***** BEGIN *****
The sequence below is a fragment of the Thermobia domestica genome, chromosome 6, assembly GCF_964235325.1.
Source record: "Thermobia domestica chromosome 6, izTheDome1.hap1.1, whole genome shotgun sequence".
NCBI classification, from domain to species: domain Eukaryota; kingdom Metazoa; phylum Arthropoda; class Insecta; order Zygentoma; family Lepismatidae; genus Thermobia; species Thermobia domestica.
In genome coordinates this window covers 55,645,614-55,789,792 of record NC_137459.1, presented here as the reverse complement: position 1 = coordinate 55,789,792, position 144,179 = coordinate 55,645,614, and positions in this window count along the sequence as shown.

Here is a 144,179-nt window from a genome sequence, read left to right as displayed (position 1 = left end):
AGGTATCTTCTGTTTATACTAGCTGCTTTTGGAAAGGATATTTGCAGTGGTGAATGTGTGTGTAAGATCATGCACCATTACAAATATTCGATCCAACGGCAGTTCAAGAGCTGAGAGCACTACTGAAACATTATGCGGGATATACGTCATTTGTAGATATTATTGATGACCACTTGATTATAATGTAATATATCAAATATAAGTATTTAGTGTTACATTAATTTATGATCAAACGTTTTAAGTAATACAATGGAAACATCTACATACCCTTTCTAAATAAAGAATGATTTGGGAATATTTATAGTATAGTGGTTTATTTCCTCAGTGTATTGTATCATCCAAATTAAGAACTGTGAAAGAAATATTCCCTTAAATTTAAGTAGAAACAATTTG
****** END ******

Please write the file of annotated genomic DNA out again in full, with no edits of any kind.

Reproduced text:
The sequence below is a fragment of the Thermobia domestica genome, chromosome 6, assembly GCF_964235325.1.
Source record: "Thermobia domestica chromosome 6, izTheDome1.hap1.1, whole genome shotgun sequence".
NCBI classification, from domain to species: domain Eukaryota; kingdom Metazoa; phylum Arthropoda; class Insecta; order Zygentoma; family Lepismatidae; genus Thermobia; species Thermobia domestica.
In genome coordinates this window covers 55,645,614-55,789,792 of record NC_137459.1, presented here as the reverse complement: position 1 = coordinate 55,789,792, position 144,179 = coordinate 55,645,614, and positions in this window count along the sequence as shown.

Here is a 144,179-nt window from a genome sequence, read left to right as displayed (position 1 = left end):
AGGTATCTTCTGTTTATACTAGCTGCTTTTGGAAAGGATATTTGCAGTGGTGAATGTGTGTGTAAGATCATGCACCATTACAAATATTCGATCCAACGGCAGTTCAAGAGCTGAGAGCACTACTGAAACATTATGCGGGATATACGTCATTTGTAGATATTATTGATGACCACTTGATTATAATGTAATATATCAAATATAAGTATTTAGTGTTACATTAATTTATGATCAAACGTTTTAAGTAATACAATGGAAACATCTACATACCCTTTCTAAATAAAGAATGATTTGGGAATATTTATAGTATAGTGGTTTATTTCCTCAGTGTATTGTATCATCCAAATTAAGAACTGTGAAAGAAATATTCCCTTAAATTTAAGTAGAAACAATTTG